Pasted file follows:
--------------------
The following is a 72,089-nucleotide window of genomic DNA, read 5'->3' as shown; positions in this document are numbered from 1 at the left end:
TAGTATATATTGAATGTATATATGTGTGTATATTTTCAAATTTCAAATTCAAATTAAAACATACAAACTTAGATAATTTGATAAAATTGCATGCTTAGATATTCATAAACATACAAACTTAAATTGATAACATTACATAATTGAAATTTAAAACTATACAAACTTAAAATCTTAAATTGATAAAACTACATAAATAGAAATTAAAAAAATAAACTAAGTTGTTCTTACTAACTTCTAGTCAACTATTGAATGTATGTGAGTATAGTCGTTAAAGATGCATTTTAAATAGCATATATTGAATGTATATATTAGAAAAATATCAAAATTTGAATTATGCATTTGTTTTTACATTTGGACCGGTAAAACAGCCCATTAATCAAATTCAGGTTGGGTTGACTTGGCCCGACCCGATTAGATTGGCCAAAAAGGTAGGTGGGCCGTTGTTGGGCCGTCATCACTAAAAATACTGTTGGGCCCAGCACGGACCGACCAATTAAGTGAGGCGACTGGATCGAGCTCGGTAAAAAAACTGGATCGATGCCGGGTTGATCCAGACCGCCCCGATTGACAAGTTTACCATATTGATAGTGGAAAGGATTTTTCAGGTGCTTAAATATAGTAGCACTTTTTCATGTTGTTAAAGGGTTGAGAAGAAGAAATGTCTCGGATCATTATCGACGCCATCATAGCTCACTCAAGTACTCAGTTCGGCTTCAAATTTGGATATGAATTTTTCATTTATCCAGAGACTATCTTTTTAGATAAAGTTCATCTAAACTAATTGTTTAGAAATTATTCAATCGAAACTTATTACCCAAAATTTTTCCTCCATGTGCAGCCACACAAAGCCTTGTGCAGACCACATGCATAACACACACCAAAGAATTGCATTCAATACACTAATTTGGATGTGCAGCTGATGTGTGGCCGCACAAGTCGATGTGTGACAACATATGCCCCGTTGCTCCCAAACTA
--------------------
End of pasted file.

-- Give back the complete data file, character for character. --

The following is a 72,089-nucleotide window of genomic DNA, read 5'->3' as shown; positions in this document are numbered from 1 at the left end:
TAGTATATATTGAATGTATATATGTGTGTATATTTTCAAATTTCAAATTCAAATTAAAACATACAAACTTAGATAATTTGATAAAATTGCATGCTTAGATATTCATAAACATACAAACTTAAATTGATAACATTACATAATTGAAATTTAAAACTATACAAACTTAAAATCTTAAATTGATAAAACTACATAAATAGAAATTAAAAAAATAAACTAAGTTGTTCTTACTAACTTCTAGTCAACTATTGAATGTATGTGAGTATAGTCGTTAAAGATGCATTTTAAATAGCATATATTGAATGTATATATTAGAAAAATATCAAAATTTGAATTATGCATTTGTTTTTACATTTGGACCGGTAAAACAGCCCATTAATCAAATTCAGGTTGGGTTGACTTGGCCCGACCCGATTAGATTGGCCAAAAAGGTAGGTGGGCCGTTGTTGGGCCGTCATCACTAAAAATACTGTTGGGCCCAGCACGGACCGACCAATTAAGTGAGGCGACTGGATCGAGCTCGGTAAAAAAACTGGATCGATGCCGGGTTGATCCAGACCGCCCCGATTGACAAGTTTACCATATTGATAGTGGAAAGGATTTTTCAGGTGCTTAAATATAGTAGCACTTTTTCATGTTGTTAAAGGGTTGAGAAGAAGAAATGTCTCGGATCATTATCGACGCCATCATAGCTCACTCAAGTACTCAGTTCGGCTTCAAATTTGGATATGAATTTTTCATTTATCCAGAGACTATCTTTTTAGATAAAGTTCATCTAAACTAATTGTTTAGAAATTATTCAATCGAAACTTATTACCCAAAATTTTTCCTCCATGTGCAGCCACACAAAGCCTTGTGCAGACCACATGCATAACACACACCAAAGAATTGCATTCAATACACTAATTTGGATGTGCAGCTGATGTGTGGCCGCACAAGTCGATGTGTGACAACATATGCCCCGTTGCTCCCAAACTA